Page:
What do you currently consider best practices for utilizing AI in journalism and PR for the commercial interiors sector?

First of all I think having experience of using AI and what it’s capable of is an important first step. I’m amazed at the number of writers and editors who have not tried it or ‘tried it once, didn’t like it’. I think it’s your editorial duty to be informed even if you choose not to engage. I think it’s important to back up the points you make in a piece of writing with credible sources. I’ve not dabbled much in AI imagery but I’d say when the commercial interiors industry needs to be mindful of copyright, that could create issues too.

What specific AI tools have you found most influential in copywriting and research, and why?

I’ve yet to fully explore all the AI tools that can generate text but I’d say those for me are the ones that are going to be most influential. When I’ve used Chat GPT to condense down a fact finding chat into, say, a press release, it’s worked really well but with some refining necessary. It’s also good to compare and contrast your knowledge with its – when I ask it to list trends in a particular area, there are usually some relevant, some irrelevant and some that I had already thought of which makes it really useful.

Successful AI generated copywriting currently relies on human input

Have you noticed any patterns that indicate when content has been generated by AI, and how does this affect the authenticity and quality of the content?

Yes, it gets repetitive really quickly! I’ve experimented with it writing whole articles  – purely as a test you’ll understand. It starts off well enough but rapidly descends into expressing the same thing in almost the same way which makes it unfit for purpose. There is distinctively fulsome quality to a lot of AI output that once you start playing around with it – and this is why you must- you notice increasingly. This makes the tone of voice inauthentic and artificial – and certainly not fit to publish!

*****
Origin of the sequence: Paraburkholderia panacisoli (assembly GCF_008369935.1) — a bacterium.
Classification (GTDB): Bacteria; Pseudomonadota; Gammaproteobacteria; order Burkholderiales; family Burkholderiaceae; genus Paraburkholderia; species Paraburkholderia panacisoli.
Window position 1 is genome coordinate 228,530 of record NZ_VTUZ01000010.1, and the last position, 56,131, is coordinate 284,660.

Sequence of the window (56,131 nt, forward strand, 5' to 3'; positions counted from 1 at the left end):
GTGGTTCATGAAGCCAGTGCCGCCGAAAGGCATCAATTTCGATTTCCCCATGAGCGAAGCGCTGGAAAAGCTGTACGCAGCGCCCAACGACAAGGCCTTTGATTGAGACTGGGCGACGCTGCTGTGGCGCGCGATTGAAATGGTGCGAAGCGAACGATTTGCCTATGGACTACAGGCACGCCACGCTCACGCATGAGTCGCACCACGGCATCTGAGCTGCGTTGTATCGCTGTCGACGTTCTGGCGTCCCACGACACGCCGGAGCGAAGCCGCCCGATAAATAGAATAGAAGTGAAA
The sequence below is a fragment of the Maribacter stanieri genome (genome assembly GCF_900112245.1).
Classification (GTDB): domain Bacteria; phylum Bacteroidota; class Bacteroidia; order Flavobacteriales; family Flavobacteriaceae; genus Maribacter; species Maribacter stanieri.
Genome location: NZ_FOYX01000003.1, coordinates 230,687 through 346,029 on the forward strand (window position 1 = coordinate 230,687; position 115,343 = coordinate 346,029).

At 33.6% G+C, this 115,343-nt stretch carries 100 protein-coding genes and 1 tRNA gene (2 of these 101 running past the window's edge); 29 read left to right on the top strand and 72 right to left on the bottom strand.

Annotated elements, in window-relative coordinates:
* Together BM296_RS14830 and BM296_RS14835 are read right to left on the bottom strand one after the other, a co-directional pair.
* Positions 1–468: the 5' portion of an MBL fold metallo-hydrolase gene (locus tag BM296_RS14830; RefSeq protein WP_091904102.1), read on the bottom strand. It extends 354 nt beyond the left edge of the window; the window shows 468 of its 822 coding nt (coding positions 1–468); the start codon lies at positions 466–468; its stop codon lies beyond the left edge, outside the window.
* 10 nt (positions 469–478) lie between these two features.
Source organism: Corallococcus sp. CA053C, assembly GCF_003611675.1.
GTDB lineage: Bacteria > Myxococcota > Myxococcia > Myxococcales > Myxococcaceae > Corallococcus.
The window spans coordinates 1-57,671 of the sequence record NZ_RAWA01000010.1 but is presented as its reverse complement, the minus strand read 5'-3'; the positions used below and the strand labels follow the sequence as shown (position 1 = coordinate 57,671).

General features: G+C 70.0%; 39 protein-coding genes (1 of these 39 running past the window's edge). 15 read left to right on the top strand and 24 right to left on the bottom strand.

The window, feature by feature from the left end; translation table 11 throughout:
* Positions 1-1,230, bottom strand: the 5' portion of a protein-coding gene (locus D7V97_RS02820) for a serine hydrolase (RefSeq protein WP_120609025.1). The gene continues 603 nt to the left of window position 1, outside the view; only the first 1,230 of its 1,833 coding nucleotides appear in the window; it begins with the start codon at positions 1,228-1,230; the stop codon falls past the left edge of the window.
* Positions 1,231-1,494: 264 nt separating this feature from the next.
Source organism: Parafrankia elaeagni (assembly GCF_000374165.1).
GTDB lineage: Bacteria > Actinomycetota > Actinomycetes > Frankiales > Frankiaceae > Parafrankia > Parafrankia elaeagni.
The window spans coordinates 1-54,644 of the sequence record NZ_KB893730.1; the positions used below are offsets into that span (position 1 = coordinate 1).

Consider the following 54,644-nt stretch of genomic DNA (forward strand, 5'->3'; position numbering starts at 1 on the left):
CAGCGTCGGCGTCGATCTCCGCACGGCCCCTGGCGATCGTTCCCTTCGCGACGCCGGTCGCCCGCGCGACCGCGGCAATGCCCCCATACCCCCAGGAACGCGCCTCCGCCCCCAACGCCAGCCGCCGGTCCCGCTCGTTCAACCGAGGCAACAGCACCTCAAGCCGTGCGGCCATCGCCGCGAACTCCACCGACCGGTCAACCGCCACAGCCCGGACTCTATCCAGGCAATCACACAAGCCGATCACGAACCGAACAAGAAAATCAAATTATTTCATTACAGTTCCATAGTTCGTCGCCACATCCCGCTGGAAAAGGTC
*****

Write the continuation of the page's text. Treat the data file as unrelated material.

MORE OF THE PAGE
Where do the opportunities in using AI lie?

AI tools are brilliant at summarising content and so there are opportunities for short form writing for sure – particularly text for newsletters or social media. This I suppose in turn represents a threat to those whose work is solely in these fields. It’s also good at adding a bit of consumer ‘zhush’ to copy that requires it. And just providing alternatives for headlines, synonyms and turns of phrases

Overall, do you believe the integration of AI is having a positive or negative impact on journalism/PR/marketing?

I think on balance and used in the right way, AI can have a positive influence on many sectors of the written word from journalism to PR and marketing. At present, I don’t think an AI tool can completely replace human authors but it’s important to keep a close eye on developments and be aware how to harness AI’s powers in streamlining the editorial and marketing process.


About Alys Bryan

Alys is a knowledgeable design editor who is focused on instigating conversations, both online and in-person, with industry experts which challenge, educate and advance the commercial interior sector. Her training and 15 years of professional experience as a furniture designer for the commercial sector makes her uniquely placed to lead Design Insider as Editor